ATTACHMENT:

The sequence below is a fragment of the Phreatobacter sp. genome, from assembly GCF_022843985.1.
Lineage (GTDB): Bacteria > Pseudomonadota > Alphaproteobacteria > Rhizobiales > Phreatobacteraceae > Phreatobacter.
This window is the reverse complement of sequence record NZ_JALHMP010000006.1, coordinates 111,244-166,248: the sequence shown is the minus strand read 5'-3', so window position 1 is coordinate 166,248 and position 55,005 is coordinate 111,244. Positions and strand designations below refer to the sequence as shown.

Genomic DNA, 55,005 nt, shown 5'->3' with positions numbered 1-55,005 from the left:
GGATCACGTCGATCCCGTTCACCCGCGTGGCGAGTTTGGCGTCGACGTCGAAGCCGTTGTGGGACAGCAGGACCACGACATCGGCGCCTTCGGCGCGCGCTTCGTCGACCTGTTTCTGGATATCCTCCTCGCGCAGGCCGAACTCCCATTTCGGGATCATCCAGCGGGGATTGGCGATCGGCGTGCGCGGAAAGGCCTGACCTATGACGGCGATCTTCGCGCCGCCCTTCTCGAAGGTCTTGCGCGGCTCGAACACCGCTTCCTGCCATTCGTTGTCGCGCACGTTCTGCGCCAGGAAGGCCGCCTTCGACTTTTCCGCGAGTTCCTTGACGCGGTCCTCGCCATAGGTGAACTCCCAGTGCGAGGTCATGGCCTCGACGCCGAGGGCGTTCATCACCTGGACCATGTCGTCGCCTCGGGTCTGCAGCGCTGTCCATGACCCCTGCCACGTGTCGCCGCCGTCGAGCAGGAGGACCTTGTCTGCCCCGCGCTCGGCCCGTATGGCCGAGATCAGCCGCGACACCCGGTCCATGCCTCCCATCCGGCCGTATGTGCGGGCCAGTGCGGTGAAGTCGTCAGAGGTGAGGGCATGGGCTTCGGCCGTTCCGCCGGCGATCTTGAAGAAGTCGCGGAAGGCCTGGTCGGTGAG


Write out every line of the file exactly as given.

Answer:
The sequence below is a fragment of the Phreatobacter sp. genome, from assembly GCF_022843985.1.
Lineage (GTDB): Bacteria > Pseudomonadota > Alphaproteobacteria > Rhizobiales > Phreatobacteraceae > Phreatobacter.
This window is the reverse complement of sequence record NZ_JALHMP010000006.1, coordinates 111,244-166,248: the sequence shown is the minus strand read 5'-3', so window position 1 is coordinate 166,248 and position 55,005 is coordinate 111,244. Positions and strand designations below refer to the sequence as shown.

Genomic DNA, 55,005 nt, shown 5'->3' with positions numbered 1-55,005 from the left:
GGATCACGTCGATCCCGTTCACCCGCGTGGCGAGTTTGGCGTCGACGTCGAAGCCGTTGTGGGACAGCAGGACCACGACATCGGCGCCTTCGGCGCGCGCTTCGTCGACCTGTTTCTGGATATCCTCCTCGCGCAGGCCGAACTCCCATTTCGGGATCATCCAGCGGGGATTGGCGATCGGCGTGCGCGGAAAGGCCTGACCTATGACGGCGATCTTCGCGCCGCCCTTCTCGAAGGTCTTGCGCGGCTCGAACACCGCTTCCTGCCATTCGTTGTCGCGCACGTTCTGCGCCAGGAAGGCCGCCTTCGACTTTTCCGCGAGTTCCTTGACGCGGTCCTCGCCATAGGTGAACTCCCAGTGCGAGGTCATGGCCTCGACGCCGAGGGCGTTCATCACCTGGACCATGTCGTCGCCTCGGGTCTGCAGCGCTGTCCATGACCCCTGCCACGTGTCGCCGCCGTCGAGCAGGAGGACCTTGTCTGCCCCGCGCTCGGCCCGTATGGCCGAGATCAGCCGCGACACCCGGTCCATGCCTCCCATCCGGCCGTATGTGCGGGCCAGTGCGGTGAAGTCGTCAGAGGTGAGGGCATGGGCTTCGGCCGTTCCGCCGGCGATCTTGAAGAAGTCGCGGAAGGCCTGGTCGGTGAG